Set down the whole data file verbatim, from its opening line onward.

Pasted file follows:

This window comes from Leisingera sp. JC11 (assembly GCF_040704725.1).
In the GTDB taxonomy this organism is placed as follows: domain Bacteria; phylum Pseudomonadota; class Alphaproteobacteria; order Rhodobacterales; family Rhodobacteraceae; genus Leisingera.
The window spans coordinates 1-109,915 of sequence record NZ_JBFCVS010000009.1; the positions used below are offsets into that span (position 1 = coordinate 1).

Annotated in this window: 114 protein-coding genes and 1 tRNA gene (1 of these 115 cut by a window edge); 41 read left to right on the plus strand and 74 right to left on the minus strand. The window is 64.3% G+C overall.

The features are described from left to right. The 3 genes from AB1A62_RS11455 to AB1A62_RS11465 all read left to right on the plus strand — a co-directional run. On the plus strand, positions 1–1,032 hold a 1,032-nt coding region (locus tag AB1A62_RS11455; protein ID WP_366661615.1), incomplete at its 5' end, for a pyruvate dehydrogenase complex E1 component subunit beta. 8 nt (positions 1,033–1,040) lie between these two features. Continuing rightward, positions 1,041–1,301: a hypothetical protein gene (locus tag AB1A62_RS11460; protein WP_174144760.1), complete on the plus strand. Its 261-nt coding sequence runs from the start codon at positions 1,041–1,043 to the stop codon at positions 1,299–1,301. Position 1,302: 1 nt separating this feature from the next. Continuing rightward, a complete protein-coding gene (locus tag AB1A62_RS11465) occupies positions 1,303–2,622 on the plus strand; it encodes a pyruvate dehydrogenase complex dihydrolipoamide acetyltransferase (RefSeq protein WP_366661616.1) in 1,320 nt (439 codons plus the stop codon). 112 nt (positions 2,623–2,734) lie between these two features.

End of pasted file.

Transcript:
This window comes from Leisingera sp. JC11 (assembly GCF_040704725.1).
In the GTDB taxonomy this organism is placed as follows: domain Bacteria; phylum Pseudomonadota; class Alphaproteobacteria; order Rhodobacterales; family Rhodobacteraceae; genus Leisingera.
The window spans coordinates 1-109,915 of sequence record NZ_JBFCVS010000009.1; the positions used below are offsets into that span (position 1 = coordinate 1).

Annotated in this window: 114 protein-coding genes and 1 tRNA gene (1 of these 115 cut by a window edge); 41 read left to right on the plus strand and 74 right to left on the minus strand. The window is 64.3% G+C overall.

The features are described from left to right. The 3 genes from AB1A62_RS11455 to AB1A62_RS11465 all read left to right on the plus strand — a co-directional run. On the plus strand, positions 1–1,032 hold a 1,032-nt coding region (locus tag AB1A62_RS11455; protein ID WP_366661615.1), incomplete at its 5' end, for a pyruvate dehydrogenase complex E1 component subunit beta. 8 nt (positions 1,033–1,040) lie between these two features. Continuing rightward, positions 1,041–1,301: a hypothetical protein gene (locus tag AB1A62_RS11460; protein WP_174144760.1), complete on the plus strand. Its 261-nt coding sequence runs from the start codon at positions 1,041–1,043 to the stop codon at positions 1,299–1,301. Position 1,302: 1 nt separating this feature from the next. Continuing rightward, a complete protein-coding gene (locus tag AB1A62_RS11465) occupies positions 1,303–2,622 on the plus strand; it encodes a pyruvate dehydrogenase complex dihydrolipoamide acetyltransferase (RefSeq protein WP_366661616.1) in 1,320 nt (439 codons plus the stop codon). 112 nt (positions 2,623–2,734) lie between these two features.